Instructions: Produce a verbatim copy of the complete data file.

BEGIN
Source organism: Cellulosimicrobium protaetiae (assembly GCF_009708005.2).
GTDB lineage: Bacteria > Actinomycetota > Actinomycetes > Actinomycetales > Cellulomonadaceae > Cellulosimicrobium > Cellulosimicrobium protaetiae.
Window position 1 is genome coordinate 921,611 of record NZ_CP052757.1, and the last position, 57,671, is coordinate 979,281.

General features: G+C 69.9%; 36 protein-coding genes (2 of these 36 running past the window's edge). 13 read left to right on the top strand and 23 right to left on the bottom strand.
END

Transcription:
Source organism: Cellulosimicrobium protaetiae (assembly GCF_009708005.2).
GTDB lineage: Bacteria > Actinomycetota > Actinomycetes > Actinomycetales > Cellulomonadaceae > Cellulosimicrobium > Cellulosimicrobium protaetiae.
Window position 1 is genome coordinate 921,611 of record NZ_CP052757.1, and the last position, 57,671, is coordinate 979,281.

General features: G+C 69.9%; 36 protein-coding genes (2 of these 36 running past the window's edge). 13 read left to right on the top strand and 23 right to left on the bottom strand.